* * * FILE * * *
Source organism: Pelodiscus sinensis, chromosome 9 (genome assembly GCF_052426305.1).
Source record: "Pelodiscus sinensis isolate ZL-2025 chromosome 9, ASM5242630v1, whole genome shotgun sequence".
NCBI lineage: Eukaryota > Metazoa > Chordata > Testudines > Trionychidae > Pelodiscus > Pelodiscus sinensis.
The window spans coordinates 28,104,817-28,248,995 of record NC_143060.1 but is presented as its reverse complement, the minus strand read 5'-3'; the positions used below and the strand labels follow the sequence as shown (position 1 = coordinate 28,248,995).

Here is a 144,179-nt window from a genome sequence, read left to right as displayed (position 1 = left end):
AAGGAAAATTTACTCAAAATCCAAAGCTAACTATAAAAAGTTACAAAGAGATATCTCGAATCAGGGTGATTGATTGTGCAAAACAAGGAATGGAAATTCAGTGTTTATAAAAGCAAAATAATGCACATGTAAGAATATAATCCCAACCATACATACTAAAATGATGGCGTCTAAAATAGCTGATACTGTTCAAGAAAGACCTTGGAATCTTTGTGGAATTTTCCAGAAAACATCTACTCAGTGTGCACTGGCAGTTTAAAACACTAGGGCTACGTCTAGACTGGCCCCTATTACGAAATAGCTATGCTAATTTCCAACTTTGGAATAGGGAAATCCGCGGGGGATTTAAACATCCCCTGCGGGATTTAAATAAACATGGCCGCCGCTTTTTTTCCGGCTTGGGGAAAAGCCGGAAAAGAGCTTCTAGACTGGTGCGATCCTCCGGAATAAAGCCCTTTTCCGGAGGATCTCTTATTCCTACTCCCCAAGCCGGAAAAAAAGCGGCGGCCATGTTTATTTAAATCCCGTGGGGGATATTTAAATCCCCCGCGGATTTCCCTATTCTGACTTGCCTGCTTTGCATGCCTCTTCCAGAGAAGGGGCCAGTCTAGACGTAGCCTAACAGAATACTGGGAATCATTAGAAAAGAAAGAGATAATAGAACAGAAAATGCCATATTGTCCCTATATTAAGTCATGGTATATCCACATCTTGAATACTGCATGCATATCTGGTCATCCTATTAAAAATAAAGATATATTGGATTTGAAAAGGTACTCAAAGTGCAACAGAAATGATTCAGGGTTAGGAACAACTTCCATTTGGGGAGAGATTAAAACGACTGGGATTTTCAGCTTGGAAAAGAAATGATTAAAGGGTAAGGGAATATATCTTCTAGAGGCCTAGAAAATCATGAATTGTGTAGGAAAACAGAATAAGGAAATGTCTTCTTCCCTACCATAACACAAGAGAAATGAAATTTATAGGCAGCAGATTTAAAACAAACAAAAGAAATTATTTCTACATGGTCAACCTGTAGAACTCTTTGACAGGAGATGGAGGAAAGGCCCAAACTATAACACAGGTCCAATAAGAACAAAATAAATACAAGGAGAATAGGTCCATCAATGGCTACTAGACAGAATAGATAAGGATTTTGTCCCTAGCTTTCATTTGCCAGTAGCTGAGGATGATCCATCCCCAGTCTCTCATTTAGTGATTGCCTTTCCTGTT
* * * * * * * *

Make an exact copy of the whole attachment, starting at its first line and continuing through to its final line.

Source organism: Pelodiscus sinensis, chromosome 9 (genome assembly GCF_052426305.1).
Source record: "Pelodiscus sinensis isolate ZL-2025 chromosome 9, ASM5242630v1, whole genome shotgun sequence".
NCBI lineage: Eukaryota > Metazoa > Chordata > Testudines > Trionychidae > Pelodiscus > Pelodiscus sinensis.
The window spans coordinates 28,104,817-28,248,995 of record NC_143060.1 but is presented as its reverse complement, the minus strand read 5'-3'; the positions used below and the strand labels follow the sequence as shown (position 1 = coordinate 28,248,995).

Here is a 144,179-nt window from a genome sequence, read left to right as displayed (position 1 = left end):
AAGGAAAATTTACTCAAAATCCAAAGCTAACTATAAAAAGTTACAAAGAGATATCTCGAATCAGGGTGATTGATTGTGCAAAACAAGGAATGGAAATTCAGTGTTTATAAAAGCAAAATAATGCACATGTAAGAATATAATCCCAACCATACATACTAAAATGATGGCGTCTAAAATAGCTGATACTGTTCAAGAAAGACCTTGGAATCTTTGTGGAATTTTCCAGAAAACATCTACTCAGTGTGCACTGGCAGTTTAAAACACTAGGGCTACGTCTAGACTGGCCCCTATTACGAAATAGCTATGCTAATTTCCAACTTTGGAATAGGGAAATCCGCGGGGGATTTAAACATCCCCTGCGGGATTTAAATAAACATGGCCGCCGCTTTTTTTCCGGCTTGGGGAAAAGCCGGAAAAGAGCTTCTAGACTGGTGCGATCCTCCGGAATAAAGCCCTTTTCCGGAGGATCTCTTATTCCTACTCCCCAAGCCGGAAAAAAAGCGGCGGCCATGTTTATTTAAATCCCGTGGGGGATATTTAAATCCCCCGCGGATTTCCCTATTCTGACTTGCCTGCTTTGCATGCCTCTTCCAGAGAAGGGGCCAGTCTAGACGTAGCCTAACAGAATACTGGGAATCATTAGAAAAGAAAGAGATAATAGAACAGAAAATGCCATATTGTCCCTATATTAAGTCATGGTATATCCACATCTTGAATACTGCATGCATATCTGGTCATCCTATTAAAAATAAAGATATATTGGATTTGAAAAGGTACTCAAAGTGCAACAGAAATGATTCAGGGTTAGGAACAACTTCCATTTGGGGAGAGATTAAAACGACTGGGATTTTCAGCTTGGAAAAGAAATGATTAAAGGGTAAGGGAATATATCTTCTAGAGGCCTAGAAAATCATGAATTGTGTAGGAAAACAGAATAAGGAAATGTCTTCTTCCCTACCATAACACAAGAGAAATGAAATTTATAGGCAGCAGATTTAAAACAAACAAAAGAAATTATTTCTACATGGTCAACCTGTAGAACTCTTTGACAGGAGATGGAGGAAAGGCCCAAACTATAACACAGGTCCAATAAGAACAAAATAAATACAAGGAGAATAGGTCCATCAATGGCTACTAGACAGAATAGATAAGGATTTTGTCCCTAGCTTTCATTTGCCAGTAGCTGAGGATGATCCATCCCCAGTCTCTCATTTAGTGATTGCCTTTCCTGTT